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The Great Computer Language Shootout

by yperl (Novice)
on Sep 21, 2004 at 16:07 UTC ( #392696=perlquestion: print w/ replies, xml ) Need Help??
yperl has asked for the wisdom of the Perl Monks concerning the following question:

Hi All!

Each time I visit this site,

http://shootout.alioth.debian.org/

I'll be angry.

Perl is all the time at the end of the score list. Even for regular expressions, its badly scored.

Could we try to change the algorithms to get our prefered language on the top??

Regards,

Younès

Comment on The Great Computer Language Shootout
Re: The Great Computer Language Shootout
by davido (Archbishop) on Sep 21, 2004 at 16:13 UTC

    Can't place much stock in a website that when I try to download the shootout results, the PHP script that is supposed to handle the shootout download errors out:

    #! /usr/bin/php4 -f Warning: Cannot add header information - headers already sent by (outp +ut started at /usr/share/gforge/www/tarballs.php:3) in /usr/share/gfo +rge/www/include/exit.php on line 43 Software/Group Skill People .... Error Error creatingGroup object

    People can devise tests that favor any agenda. Your most significant test should be your own productivity.


    Dave

Re: The Great Computer Language Shootout
by hardburn (Abbot) on Sep 21, 2004 at 16:15 UTC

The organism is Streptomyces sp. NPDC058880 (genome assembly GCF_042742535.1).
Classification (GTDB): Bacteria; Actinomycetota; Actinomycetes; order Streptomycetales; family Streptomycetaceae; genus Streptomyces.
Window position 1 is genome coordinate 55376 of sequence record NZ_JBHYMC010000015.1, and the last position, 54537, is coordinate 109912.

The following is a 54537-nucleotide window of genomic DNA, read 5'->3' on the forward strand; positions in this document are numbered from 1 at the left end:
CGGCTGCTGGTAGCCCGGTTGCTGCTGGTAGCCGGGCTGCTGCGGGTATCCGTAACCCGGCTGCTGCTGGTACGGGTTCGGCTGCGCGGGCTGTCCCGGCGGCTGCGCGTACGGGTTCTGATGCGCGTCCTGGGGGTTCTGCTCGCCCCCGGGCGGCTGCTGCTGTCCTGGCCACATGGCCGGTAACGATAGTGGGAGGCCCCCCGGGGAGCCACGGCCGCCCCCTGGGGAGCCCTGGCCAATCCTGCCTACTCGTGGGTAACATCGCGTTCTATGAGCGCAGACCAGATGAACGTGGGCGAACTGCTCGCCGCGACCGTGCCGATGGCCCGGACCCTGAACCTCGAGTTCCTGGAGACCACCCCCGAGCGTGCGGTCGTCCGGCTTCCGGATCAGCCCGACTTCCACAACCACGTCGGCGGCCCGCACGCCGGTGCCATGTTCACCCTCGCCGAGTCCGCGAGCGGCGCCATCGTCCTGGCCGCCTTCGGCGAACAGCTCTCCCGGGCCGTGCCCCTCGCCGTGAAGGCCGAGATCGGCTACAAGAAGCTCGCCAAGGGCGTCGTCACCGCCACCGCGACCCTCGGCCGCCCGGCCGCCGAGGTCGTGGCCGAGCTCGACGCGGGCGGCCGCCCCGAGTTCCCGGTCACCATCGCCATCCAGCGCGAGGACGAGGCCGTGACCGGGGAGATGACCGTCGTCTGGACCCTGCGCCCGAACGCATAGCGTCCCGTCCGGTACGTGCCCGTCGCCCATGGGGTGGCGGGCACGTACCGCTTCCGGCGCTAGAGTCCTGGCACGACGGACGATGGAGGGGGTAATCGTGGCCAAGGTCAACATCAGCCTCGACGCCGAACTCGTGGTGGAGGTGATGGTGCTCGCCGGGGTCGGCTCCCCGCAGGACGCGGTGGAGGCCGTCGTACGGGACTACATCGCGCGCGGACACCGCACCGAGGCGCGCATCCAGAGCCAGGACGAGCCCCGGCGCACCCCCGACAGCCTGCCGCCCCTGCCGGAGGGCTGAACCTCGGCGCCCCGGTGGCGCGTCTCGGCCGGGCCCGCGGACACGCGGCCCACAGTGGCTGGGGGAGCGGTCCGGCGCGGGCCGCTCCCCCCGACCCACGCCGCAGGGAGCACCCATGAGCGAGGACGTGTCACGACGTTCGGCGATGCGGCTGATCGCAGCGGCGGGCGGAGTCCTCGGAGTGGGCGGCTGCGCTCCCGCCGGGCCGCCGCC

I have reaffirmed a long-standing and strongly held view: Language comparisons are rarely meaningful and even less often fair. A good comparison of major programming languages requires more effort than most people are willing to spend, experience in a wide range of application areas, a rigid maintenance of a detached and impartial point of view, and a sense of fairness. -- Bjarne Stroustrup, The Design and Evolution of C++

    "There is no shame in being self-taught, only in not trying to learn in the first place." -- Atrus, Myst: The Book of D'ni.

Re: The Great Computer Language Shootout
by herveus (Parson) on Sep 21, 2004 at 16:28 UTC
    Howdy!

    I just looked. Perl ranked about one third of the way down the list, right around Java, Python, etc. when CPU was the only consideration.

    Making lines of code and memory of equal weight, Perl ranked ninth or so...diddle the weights yourself and see what comes out. The books are there to be cooked.

    Don't worry. Be happy.

    yours,
    Michael
Re: The Great Computer Language Shootout
by ikegami (Pope) on Sep 21, 2004 at 16:34 UTC

    Check the programs above Perl. They are either:

    1. compiled to native code,
    2. overly complex and unreadable, or
    3. use a simple regexp language or don't use regexp at all.

    Given that -- without even counting the other benefits of Perl not illustrated -- I'm quite happy with the results.

Re: The Great Computer Language Shootout
by tilly (Archbishop) on Sep 21, 2004 at 16:39 UTC
    Nobody wants Perl to be slow. But concrete suggestions are more useful for making it fast than generalized complaints. Furthermore on some items you'll find that there are difficult trade-offs and speed (or speed on the item that you may care about) is of lower priority than something else that you complain about.

    To take the specific item that you complain about, I happen to know that Perl's regular expression engine could easily be sped up by removing a sanity check for pathological regular expressions. The result would be to speed up a lot of programs by an unnoticable amount, at the cost of making some pathological ones will surprise by taking a few billion years to finish. That change might make Perl look good on a benchmark, but would result in more bug reports. Do you really want that change?